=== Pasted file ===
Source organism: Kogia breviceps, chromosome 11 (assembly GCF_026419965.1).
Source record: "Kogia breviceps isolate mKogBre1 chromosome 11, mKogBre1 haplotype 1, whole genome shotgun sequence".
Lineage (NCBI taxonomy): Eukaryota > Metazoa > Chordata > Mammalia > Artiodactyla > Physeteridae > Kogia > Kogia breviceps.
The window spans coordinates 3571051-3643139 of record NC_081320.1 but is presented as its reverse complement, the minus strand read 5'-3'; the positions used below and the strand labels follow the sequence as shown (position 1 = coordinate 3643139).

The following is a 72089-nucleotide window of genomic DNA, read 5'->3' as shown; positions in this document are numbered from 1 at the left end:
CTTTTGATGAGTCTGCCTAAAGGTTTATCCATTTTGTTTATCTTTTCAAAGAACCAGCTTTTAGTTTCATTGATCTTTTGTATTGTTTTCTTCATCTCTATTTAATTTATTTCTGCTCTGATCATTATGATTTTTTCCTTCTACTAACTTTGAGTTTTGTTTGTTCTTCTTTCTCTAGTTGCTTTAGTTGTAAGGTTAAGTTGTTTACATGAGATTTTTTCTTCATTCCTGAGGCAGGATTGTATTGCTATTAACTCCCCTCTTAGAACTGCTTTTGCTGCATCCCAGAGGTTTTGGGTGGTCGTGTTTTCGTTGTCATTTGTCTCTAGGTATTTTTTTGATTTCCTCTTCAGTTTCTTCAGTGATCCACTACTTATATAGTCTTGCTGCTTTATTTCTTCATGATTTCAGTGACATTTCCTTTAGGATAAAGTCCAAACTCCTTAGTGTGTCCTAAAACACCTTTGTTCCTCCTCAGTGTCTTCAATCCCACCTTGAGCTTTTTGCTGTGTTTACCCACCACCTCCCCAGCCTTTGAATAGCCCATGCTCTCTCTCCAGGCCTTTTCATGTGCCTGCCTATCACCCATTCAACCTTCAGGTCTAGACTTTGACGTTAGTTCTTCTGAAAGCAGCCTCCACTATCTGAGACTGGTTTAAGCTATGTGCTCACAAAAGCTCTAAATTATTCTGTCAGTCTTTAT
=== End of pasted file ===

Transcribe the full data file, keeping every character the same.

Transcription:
Source organism: Kogia breviceps, chromosome 11 (assembly GCF_026419965.1).
Source record: "Kogia breviceps isolate mKogBre1 chromosome 11, mKogBre1 haplotype 1, whole genome shotgun sequence".
Lineage (NCBI taxonomy): Eukaryota > Metazoa > Chordata > Mammalia > Artiodactyla > Physeteridae > Kogia > Kogia breviceps.
The window spans coordinates 3571051-3643139 of record NC_081320.1 but is presented as its reverse complement, the minus strand read 5'-3'; the positions used below and the strand labels follow the sequence as shown (position 1 = coordinate 3643139).

The following is a 72089-nucleotide window of genomic DNA, read 5'->3' as shown; positions in this document are numbered from 1 at the left end:
CTTTTGATGAGTCTGCCTAAAGGTTTATCCATTTTGTTTATCTTTTCAAAGAACCAGCTTTTAGTTTCATTGATCTTTTGTATTGTTTTCTTCATCTCTATTTAATTTATTTCTGCTCTGATCATTATGATTTTTTCCTTCTACTAACTTTGAGTTTTGTTTGTTCTTCTTTCTCTAGTTGCTTTAGTTGTAAGGTTAAGTTGTTTACATGAGATTTTTTCTTCATTCCTGAGGCAGGATTGTATTGCTATTAACTCCCCTCTTAGAACTGCTTTTGCTGCATCCCAGAGGTTTTGGGTGGTCGTGTTTTCGTTGTCATTTGTCTCTAGGTATTTTTTTGATTTCCTCTTCAGTTTCTTCAGTGATCCACTACTTATATAGTCTTGCTGCTTTATTTCTTCATGATTTCAGTGACATTTCCTTTAGGATAAAGTCCAAACTCCTTAGTGTGTCCTAAAACACCTTTGTTCCTCCTCAGTGTCTTCAATCCCACCTTGAGCTTTTTGCTGTGTTTACCCACCACCTCCCCAGCCTTTGAATAGCCCATGCTCTCTCTCCAGGCCTTTTCATGTGCCTGCCTATCACCCATTCAACCTTCAGGTCTAGACTTTGACGTTAGTTCTTCTGAAAGCAGCCTCCACTATCTGAGACTGGTTTAAGCTATGTGCTCACAAAAGCTCTAAATTATTCTGTCAGTCTTTAT